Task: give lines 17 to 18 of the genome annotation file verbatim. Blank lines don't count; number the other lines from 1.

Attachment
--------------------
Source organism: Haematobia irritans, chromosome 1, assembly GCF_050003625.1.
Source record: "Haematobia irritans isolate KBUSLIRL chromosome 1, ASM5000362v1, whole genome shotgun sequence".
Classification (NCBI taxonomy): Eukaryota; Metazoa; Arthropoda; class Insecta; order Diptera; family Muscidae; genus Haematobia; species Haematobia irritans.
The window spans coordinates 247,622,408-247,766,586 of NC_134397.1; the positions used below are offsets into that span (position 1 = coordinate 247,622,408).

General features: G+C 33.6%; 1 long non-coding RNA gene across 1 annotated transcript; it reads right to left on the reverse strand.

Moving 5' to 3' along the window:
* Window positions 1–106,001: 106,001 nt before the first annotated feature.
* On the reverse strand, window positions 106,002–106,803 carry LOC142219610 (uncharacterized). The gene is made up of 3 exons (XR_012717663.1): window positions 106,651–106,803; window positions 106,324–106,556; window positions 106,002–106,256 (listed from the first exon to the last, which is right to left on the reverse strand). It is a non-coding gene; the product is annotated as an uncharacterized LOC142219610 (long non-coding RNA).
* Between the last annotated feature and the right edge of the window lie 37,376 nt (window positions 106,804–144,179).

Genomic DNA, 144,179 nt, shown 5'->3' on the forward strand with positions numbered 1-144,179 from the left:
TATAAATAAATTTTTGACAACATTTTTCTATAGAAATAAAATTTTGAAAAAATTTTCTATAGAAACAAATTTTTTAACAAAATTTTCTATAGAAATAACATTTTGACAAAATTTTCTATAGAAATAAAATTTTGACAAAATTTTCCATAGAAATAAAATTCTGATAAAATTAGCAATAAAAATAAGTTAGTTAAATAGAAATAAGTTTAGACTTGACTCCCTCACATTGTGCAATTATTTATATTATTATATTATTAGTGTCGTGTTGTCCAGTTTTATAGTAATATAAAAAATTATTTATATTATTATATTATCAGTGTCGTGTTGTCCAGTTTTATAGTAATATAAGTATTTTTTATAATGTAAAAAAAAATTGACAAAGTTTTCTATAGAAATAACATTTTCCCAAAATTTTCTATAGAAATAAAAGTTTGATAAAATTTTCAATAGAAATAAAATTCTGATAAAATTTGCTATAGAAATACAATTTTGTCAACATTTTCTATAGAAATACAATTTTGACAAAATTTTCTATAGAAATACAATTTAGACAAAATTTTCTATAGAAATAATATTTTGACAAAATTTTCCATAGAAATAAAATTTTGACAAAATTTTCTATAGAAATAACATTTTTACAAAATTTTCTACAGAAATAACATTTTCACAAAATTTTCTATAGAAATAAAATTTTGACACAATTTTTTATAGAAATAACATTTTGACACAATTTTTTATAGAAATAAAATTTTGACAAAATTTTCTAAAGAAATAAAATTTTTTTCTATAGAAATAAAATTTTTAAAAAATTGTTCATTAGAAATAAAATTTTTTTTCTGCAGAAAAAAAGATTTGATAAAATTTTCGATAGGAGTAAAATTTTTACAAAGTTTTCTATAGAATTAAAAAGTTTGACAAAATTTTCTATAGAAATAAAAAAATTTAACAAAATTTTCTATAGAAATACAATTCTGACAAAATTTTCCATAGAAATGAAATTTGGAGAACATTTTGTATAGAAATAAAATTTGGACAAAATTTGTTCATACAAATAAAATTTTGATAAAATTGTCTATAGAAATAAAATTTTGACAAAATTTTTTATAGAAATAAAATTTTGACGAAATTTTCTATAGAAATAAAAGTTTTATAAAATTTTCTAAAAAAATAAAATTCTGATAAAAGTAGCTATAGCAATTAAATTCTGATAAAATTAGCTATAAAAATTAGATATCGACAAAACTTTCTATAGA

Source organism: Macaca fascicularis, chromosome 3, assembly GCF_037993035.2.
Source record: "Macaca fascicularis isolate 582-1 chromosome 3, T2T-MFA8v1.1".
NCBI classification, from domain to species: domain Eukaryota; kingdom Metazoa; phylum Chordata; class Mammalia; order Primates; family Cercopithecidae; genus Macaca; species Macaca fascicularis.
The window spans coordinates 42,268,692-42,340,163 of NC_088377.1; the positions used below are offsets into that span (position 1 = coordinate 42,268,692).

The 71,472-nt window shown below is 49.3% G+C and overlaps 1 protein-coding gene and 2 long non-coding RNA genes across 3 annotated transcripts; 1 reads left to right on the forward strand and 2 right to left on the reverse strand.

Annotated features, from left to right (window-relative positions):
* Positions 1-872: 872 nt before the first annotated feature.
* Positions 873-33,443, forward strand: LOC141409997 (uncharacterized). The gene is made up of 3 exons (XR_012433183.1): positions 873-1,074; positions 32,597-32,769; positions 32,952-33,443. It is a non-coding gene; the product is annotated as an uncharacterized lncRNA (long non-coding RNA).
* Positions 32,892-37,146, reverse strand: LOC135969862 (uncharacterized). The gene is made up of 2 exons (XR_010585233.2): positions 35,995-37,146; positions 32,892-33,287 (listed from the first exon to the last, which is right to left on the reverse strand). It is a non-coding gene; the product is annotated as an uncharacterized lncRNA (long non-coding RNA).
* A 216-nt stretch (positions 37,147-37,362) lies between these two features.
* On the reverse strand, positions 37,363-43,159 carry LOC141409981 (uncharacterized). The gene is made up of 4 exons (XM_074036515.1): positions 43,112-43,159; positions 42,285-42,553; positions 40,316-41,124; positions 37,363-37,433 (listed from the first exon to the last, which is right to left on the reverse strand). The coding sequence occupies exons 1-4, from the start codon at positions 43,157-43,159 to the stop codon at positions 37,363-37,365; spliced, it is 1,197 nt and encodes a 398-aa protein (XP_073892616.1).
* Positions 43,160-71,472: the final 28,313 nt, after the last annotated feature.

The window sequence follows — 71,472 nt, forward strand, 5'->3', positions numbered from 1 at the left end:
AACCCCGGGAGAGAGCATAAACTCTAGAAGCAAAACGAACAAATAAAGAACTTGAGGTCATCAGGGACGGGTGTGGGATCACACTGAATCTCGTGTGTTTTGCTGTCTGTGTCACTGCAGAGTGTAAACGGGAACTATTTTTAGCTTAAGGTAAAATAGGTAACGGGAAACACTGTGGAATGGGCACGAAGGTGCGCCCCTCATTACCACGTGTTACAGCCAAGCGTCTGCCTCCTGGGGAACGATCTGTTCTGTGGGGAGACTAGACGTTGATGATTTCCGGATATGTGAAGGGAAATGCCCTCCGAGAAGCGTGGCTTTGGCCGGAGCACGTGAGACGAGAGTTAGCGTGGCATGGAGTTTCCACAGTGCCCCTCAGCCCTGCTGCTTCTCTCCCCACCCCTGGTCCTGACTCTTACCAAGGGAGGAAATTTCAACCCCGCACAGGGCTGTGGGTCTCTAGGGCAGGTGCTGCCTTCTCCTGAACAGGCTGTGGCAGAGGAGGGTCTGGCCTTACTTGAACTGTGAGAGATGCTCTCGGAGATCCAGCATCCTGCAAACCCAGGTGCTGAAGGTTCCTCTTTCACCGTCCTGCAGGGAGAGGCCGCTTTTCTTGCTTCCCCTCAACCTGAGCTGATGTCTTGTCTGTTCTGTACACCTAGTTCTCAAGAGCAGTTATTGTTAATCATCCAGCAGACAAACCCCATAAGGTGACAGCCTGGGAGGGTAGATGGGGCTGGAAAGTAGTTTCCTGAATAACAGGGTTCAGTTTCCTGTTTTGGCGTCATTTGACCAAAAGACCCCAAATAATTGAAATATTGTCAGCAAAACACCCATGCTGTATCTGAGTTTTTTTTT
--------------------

Annotated features, from left to right (window-relative positions):
* Positions 1-872: 872 nt before the first annotated feature.